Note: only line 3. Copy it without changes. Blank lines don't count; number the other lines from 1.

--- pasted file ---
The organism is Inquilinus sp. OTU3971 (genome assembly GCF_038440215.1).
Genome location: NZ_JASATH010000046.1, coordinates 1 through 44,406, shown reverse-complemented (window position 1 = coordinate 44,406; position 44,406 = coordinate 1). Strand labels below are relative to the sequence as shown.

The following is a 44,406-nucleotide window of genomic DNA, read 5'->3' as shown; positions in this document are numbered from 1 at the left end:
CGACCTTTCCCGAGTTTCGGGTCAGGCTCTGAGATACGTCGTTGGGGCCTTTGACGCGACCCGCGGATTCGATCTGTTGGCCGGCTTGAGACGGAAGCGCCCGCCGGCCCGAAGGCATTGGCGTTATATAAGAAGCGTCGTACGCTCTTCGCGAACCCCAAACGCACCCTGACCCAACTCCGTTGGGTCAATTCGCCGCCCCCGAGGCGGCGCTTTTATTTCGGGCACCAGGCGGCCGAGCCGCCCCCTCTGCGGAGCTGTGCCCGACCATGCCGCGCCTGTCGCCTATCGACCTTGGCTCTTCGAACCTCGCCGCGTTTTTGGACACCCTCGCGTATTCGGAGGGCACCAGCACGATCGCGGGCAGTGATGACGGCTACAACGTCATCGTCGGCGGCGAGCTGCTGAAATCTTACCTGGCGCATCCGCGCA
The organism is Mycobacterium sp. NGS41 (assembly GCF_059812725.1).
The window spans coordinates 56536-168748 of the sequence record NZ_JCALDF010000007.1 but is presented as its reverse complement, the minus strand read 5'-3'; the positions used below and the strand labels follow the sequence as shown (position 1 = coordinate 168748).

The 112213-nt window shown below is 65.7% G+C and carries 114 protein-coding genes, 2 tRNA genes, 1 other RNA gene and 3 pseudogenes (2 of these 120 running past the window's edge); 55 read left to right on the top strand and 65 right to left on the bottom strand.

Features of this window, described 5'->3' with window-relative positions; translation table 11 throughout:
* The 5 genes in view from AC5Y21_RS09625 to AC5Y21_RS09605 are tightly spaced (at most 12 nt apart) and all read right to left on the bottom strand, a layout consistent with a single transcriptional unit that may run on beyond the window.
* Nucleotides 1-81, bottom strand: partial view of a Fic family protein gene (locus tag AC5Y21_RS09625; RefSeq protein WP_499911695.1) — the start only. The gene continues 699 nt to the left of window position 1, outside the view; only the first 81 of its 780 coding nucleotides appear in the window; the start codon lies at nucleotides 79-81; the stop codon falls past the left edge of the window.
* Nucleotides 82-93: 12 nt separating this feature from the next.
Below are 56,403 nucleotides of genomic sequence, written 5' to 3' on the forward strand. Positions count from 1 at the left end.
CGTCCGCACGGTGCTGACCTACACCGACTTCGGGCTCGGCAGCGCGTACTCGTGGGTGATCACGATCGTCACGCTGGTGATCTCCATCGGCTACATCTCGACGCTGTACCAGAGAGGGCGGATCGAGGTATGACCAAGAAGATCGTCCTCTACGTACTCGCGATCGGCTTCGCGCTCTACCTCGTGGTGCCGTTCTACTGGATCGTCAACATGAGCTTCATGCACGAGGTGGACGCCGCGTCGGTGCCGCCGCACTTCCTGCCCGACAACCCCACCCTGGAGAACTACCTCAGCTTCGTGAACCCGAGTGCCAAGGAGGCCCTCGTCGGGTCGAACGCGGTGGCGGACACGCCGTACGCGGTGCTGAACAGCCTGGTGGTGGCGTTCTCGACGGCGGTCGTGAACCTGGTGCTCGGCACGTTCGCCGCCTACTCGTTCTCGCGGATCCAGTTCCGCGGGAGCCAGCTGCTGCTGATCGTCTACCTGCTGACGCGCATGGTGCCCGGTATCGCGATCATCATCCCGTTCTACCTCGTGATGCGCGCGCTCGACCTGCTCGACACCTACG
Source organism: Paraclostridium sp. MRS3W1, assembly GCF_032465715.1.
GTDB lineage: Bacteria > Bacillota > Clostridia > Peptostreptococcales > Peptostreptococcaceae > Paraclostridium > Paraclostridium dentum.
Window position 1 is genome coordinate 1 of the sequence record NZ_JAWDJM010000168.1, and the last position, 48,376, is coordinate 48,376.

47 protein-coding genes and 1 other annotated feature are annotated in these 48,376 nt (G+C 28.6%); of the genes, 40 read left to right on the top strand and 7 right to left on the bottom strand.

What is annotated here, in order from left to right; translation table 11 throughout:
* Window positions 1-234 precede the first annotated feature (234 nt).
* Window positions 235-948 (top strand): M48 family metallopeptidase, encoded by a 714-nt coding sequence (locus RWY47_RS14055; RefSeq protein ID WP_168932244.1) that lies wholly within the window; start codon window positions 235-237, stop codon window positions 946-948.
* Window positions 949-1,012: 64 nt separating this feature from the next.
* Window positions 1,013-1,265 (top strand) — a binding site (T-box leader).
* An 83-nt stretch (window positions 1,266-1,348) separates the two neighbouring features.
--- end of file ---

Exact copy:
The following is a 44,406-nucleotide window of genomic DNA, read 5'->3' as shown; positions in this document are numbered from 1 at the left end: